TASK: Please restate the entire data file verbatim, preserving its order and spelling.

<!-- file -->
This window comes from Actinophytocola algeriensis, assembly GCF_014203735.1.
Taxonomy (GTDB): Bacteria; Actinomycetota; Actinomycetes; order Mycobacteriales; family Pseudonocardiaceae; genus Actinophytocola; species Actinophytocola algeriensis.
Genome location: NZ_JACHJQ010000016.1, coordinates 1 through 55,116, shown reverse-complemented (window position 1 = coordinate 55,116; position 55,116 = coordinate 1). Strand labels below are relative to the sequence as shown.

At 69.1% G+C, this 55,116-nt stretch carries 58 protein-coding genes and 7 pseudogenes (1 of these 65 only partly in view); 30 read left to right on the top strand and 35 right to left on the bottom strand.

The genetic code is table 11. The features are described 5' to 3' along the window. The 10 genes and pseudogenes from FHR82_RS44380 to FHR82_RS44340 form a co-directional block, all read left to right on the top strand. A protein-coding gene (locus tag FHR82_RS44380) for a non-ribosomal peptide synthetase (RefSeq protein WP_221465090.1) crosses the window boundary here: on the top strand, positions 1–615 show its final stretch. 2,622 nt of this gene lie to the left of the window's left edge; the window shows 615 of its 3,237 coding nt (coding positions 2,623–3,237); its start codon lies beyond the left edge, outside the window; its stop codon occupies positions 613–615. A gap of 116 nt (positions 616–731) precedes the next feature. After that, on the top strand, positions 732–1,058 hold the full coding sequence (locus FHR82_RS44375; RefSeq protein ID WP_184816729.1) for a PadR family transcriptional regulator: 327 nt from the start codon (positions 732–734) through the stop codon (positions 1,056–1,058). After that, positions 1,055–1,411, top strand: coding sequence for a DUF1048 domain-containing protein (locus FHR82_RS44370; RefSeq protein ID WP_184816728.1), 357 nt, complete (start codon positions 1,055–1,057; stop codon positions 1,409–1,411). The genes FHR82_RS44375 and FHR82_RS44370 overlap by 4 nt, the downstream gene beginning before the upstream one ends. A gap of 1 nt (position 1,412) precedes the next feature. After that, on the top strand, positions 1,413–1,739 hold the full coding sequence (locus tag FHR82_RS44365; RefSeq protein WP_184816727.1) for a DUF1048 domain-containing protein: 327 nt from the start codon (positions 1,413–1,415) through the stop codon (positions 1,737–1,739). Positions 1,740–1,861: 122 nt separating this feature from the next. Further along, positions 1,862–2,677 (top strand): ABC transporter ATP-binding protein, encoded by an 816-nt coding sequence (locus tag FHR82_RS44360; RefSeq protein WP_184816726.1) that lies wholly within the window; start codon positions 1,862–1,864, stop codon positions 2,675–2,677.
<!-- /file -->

This window comes from Actinophytocola algeriensis, assembly GCF_014203735.1.
Taxonomy (GTDB): Bacteria; Actinomycetota; Actinomycetes; order Mycobacteriales; family Pseudonocardiaceae; genus Actinophytocola; species Actinophytocola algeriensis.
Genome location: NZ_JACHJQ010000016.1, coordinates 1 through 55,116, shown reverse-complemented (window position 1 = coordinate 55,116; position 55,116 = coordinate 1). Strand labels below are relative to the sequence as shown.

At 69.1% G+C, this 55,116-nt stretch carries 58 protein-coding genes and 7 pseudogenes (1 of these 65 only partly in view); 30 read left to right on the top strand and 35 right to left on the bottom strand.

The genetic code is table 11. The features are described 5' to 3' along the window. The 10 genes and pseudogenes from FHR82_RS44380 to FHR82_RS44340 form a co-directional block, all read left to right on the top strand. A protein-coding gene (locus tag FHR82_RS44380) for a non-ribosomal peptide synthetase (RefSeq protein WP_221465090.1) crosses the window boundary here: on the top strand, positions 1–615 show its final stretch. 2,622 nt of this gene lie to the left of the window's left edge; the window shows 615 of its 3,237 coding nt (coding positions 2,623–3,237); its start codon lies beyond the left edge, outside the window; its stop codon occupies positions 613–615. A gap of 116 nt (positions 616–731) precedes the next feature. After that, on the top strand, positions 732–1,058 hold the full coding sequence (locus FHR82_RS44375; RefSeq protein ID WP_184816729.1) for a PadR family transcriptional regulator: 327 nt from the start codon (positions 732–734) through the stop codon (positions 1,056–1,058). After that, positions 1,055–1,411, top strand: coding sequence for a DUF1048 domain-containing protein (locus FHR82_RS44370; RefSeq protein ID WP_184816728.1), 357 nt, complete (start codon positions 1,055–1,057; stop codon positions 1,409–1,411). The genes FHR82_RS44375 and FHR82_RS44370 overlap by 4 nt, the downstream gene beginning before the upstream one ends. A gap of 1 nt (position 1,412) precedes the next feature. After that, on the top strand, positions 1,413–1,739 hold the full coding sequence (locus tag FHR82_RS44365; RefSeq protein WP_184816727.1) for a DUF1048 domain-containing protein: 327 nt from the start codon (positions 1,413–1,415) through the stop codon (positions 1,737–1,739). Positions 1,740–1,861: 122 nt separating this feature from the next. Further along, positions 1,862–2,677 (top strand): ABC transporter ATP-binding protein, encoded by an 816-nt coding sequence (locus tag FHR82_RS44360; RefSeq protein WP_184816726.1) that lies wholly within the window; start codon positions 1,862–1,864, stop codon positions 2,675–2,677.